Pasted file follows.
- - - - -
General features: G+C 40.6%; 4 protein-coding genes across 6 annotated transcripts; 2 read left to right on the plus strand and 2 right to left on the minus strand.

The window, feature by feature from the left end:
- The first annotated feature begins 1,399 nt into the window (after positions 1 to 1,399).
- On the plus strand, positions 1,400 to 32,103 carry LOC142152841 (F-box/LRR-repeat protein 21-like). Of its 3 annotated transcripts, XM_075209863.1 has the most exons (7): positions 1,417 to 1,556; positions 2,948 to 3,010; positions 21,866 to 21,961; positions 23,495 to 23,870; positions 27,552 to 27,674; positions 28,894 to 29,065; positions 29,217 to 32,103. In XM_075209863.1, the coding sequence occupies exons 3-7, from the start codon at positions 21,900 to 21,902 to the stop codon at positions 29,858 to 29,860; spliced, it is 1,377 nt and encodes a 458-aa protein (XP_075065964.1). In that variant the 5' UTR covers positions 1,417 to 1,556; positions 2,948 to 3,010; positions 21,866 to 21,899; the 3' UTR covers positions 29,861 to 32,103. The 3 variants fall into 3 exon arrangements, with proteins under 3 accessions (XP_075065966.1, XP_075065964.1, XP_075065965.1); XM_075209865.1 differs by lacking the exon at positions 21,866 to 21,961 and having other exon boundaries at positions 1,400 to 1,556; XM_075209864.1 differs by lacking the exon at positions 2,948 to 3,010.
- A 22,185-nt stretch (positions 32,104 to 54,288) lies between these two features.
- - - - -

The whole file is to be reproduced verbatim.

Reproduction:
General features: G+C 40.6%; 4 protein-coding genes across 6 annotated transcripts; 2 read left to right on the plus strand and 2 right to left on the minus strand.

The window, feature by feature from the left end:
- The first annotated feature begins 1,399 nt into the window (after positions 1 to 1,399).
- On the plus strand, positions 1,400 to 32,103 carry LOC142152841 (F-box/LRR-repeat protein 21-like). Of its 3 annotated transcripts, XM_075209863.1 has the most exons (7): positions 1,417 to 1,556; positions 2,948 to 3,010; positions 21,866 to 21,961; positions 23,495 to 23,870; positions 27,552 to 27,674; positions 28,894 to 29,065; positions 29,217 to 32,103. In XM_075209863.1, the coding sequence occupies exons 3-7, from the start codon at positions 21,900 to 21,902 to the stop codon at positions 29,858 to 29,860; spliced, it is 1,377 nt and encodes a 458-aa protein (XP_075065964.1). In that variant the 5' UTR covers positions 1,417 to 1,556; positions 2,948 to 3,010; positions 21,866 to 21,899; the 3' UTR covers positions 29,861 to 32,103. The 3 variants fall into 3 exon arrangements, with proteins under 3 accessions (XP_075065966.1, XP_075065964.1, XP_075065965.1); XM_075209865.1 differs by lacking the exon at positions 21,866 to 21,961 and having other exon boundaries at positions 1,400 to 1,556; XM_075209864.1 differs by lacking the exon at positions 2,948 to 3,010.
- A 22,185-nt stretch (positions 32,104 to 54,288) lies between these two features.